Why? Who do we want to impress?

Shouldn’t we focus on streamlining the civil service instead? Shouldn’t we be working towards making the civil service small, compact and efficient?

Where did the prime minister get this idea from anyway? Where would vice ministers draw their legal basis from? And under what legal authority would they function?

What? The RCSC is in the dark? Really?

About administrative action

The second issue in “Administrative action” asked if prime minister had the authority to issue “… directives to the home ministry, the judiciary and the police to take appropriate actions against the senior dzongkhag officials.”

Again, several of you felt that, as head of the government, the prime minister does have this authority. And again I refer to the laws of the land.

Chapter 19 of the BCSR is dedicated to administrative discipline in the civil service. And in its pages are contained procedures for the identification, investigation and adjudication of offenses by civil servants, all powers for which are vested in the RCSC. According to Chapter 19, Section 2.2.1 of the BCSR:

The RCSC shall enforce all rules & regulations and laws governing the discipline of a civil servant.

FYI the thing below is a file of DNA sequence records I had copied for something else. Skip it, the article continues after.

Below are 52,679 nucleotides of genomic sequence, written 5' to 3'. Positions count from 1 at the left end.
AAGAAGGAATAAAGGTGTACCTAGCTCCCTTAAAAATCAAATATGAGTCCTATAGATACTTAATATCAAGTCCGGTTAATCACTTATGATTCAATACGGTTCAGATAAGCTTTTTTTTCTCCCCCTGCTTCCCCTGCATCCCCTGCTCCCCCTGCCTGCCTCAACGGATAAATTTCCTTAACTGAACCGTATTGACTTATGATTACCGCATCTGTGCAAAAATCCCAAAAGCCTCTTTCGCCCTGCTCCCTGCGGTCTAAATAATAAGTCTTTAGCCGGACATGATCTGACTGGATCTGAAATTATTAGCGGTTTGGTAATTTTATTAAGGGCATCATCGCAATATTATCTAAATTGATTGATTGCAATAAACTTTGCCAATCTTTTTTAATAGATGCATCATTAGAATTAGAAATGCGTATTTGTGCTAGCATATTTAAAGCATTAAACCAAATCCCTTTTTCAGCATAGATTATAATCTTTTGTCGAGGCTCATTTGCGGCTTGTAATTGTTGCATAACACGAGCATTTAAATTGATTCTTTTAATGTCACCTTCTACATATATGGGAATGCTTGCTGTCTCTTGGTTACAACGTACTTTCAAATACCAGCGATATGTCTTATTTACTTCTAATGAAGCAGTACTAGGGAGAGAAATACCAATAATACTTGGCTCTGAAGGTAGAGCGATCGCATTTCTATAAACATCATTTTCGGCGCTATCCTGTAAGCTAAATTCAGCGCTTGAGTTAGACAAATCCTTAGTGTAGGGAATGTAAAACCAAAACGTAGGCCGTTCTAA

Section 2.5 of the same chapter goes on to state that:

The powers to impose both minor and major penalty on the Secretary and Head of the Autonomous Agency shall be exercised by the RCSC.

And, as noted in the previous post and defined in the BCSR, agencies include dzongkhags.

If civil servants transgress, they must be punished. But, for better or for worse, existing rules dictate that RCSC should levy the punishment. Not the home ministry. And not the prime minister.

And what of the judiciary? If judges misbehave, they too must be bought to account. And, in their case, in accordance with the Judicial Services Act. But can the prime minister “direct” the judiciary to take action against a senior judge? Absolutely not. Not if the judiciary is independent of the executive.

Appointing dzongdags

My last post generated a lot of discussions. Good.

Most of you feel that the cross transfer of the Samtse and Haa dzongdags does not represent new appointments. That they are merely transfers of existing dzongdags. And, that the home ministry has the authority to transfer existing dzongdags.

I disagree. The home ministry cannot transfer existing dzongdags for two reasons: One, dzongkhags are not under the home ministry – they are independent, autonomous agencies. So, the home ministry does not have legal administrative authority over dzongdags. According to Chapter 16, Section 2.1.3 of the BCSR, only the RCSC can execute “inter-ministry/agency” transfers. And the BCSR defines agency as “the Ministry, Dzongkhag, and Autonomous Organisation…”

And two, according to Article 2.19(q) of the Constitution, dzongdags shall be appointed by the Druk Gyalpo “by warrant under His hand and seal.” But does this mean that the Druk Gyalpo appoints dzongdags in general, as a cadre of civil servants not meant for specific dzongkhags? Or, does it mean that the Druk Gyalpo appoints dzongdags to specific dzongkhags?

The RCSC favours the second interpretation. Hence their announcement: